Date to be Published: August 11th
Publisher: Acorn Publishing
Of all the groups to emerge during the folk era of the 1960’s, first the Chad Mitchell Trio and later The Mitchell Trio were unequivocally the best. Their complex harmonies, sense of comedic timing and stage presence were unique to the folk movement. They didn’t enjoy the commercial success of other groups because their material made political and social statements that radio and television refused to play. They were wildly popular, though, on college campuses throughout the country during this turbulent time and fostered political and social awareness among thousands of young men and women as they faced the challenging era ahead.
But as Mike, Chad and Joe Frazier raced along a frantic treadmill of rehearsals, recording sessions, nightclubs and concerts, Mike and Chad began to realize the demand for musical perfection was the only thing they had in common. Their personalities were and remain polar opposites. When Chad left in 1965, neither mourned the parting. John Denver replaced Chad. Two years later, Joe’s demons caught up to him forcing Mike and John to fire Joe.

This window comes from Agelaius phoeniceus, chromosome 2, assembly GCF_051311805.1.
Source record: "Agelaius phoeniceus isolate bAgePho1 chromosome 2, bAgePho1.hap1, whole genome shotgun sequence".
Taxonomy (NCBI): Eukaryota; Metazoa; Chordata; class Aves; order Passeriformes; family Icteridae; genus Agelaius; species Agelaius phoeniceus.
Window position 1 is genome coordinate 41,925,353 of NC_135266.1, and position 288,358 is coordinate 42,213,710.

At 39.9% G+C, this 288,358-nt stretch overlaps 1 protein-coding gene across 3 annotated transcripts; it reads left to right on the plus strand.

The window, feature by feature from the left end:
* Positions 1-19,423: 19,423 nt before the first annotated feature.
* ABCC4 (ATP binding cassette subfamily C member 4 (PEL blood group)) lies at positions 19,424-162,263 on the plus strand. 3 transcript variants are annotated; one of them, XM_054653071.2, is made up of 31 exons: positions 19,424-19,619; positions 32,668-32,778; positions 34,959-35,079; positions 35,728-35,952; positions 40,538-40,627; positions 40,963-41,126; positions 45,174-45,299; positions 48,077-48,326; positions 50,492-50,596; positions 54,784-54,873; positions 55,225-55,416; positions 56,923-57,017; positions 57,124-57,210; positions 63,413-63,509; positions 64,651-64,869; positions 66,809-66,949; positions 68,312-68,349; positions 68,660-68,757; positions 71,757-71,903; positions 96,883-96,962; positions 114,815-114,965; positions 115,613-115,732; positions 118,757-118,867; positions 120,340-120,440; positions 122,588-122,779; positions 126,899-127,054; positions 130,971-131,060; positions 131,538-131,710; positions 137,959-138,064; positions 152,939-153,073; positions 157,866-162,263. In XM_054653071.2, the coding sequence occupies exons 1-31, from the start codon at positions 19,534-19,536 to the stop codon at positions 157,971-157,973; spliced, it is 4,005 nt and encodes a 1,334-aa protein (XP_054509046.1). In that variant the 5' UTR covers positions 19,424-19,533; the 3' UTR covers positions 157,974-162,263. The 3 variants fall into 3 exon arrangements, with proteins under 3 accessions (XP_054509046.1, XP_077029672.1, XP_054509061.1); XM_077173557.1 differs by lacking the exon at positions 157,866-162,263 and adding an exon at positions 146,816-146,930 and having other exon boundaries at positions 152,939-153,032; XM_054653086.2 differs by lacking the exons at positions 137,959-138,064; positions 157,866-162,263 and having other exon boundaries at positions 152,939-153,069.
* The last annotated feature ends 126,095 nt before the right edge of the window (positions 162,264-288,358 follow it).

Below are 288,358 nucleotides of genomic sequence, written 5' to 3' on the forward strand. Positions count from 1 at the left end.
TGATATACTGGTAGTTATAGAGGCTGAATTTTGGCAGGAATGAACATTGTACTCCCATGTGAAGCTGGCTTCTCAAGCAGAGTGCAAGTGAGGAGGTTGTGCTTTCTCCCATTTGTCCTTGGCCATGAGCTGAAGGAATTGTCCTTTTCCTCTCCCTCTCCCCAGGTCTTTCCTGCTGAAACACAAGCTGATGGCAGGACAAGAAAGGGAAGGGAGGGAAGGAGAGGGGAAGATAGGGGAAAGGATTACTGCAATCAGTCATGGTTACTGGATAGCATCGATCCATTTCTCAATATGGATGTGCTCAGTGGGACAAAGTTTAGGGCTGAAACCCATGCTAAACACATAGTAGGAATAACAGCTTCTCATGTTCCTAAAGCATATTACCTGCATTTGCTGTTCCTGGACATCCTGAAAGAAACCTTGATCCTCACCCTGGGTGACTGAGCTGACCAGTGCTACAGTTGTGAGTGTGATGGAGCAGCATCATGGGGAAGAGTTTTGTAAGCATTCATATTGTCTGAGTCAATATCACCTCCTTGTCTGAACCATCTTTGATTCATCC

When folk reunions became popular, fans and folk historians agreed that The Trio was the one group that would never take the stage again. Their schism was just too great.
Mike and Chad and Joe hadn’t spoken in twenty years. Then came a call. I will if he will. Their mentor and music director Milt Okun worried they were making a mistake. They couldn’t possibly be as good as their fans remembered.
They were. Mike and Chad kept their day jobs, and their distance. But once again, they shared the music.
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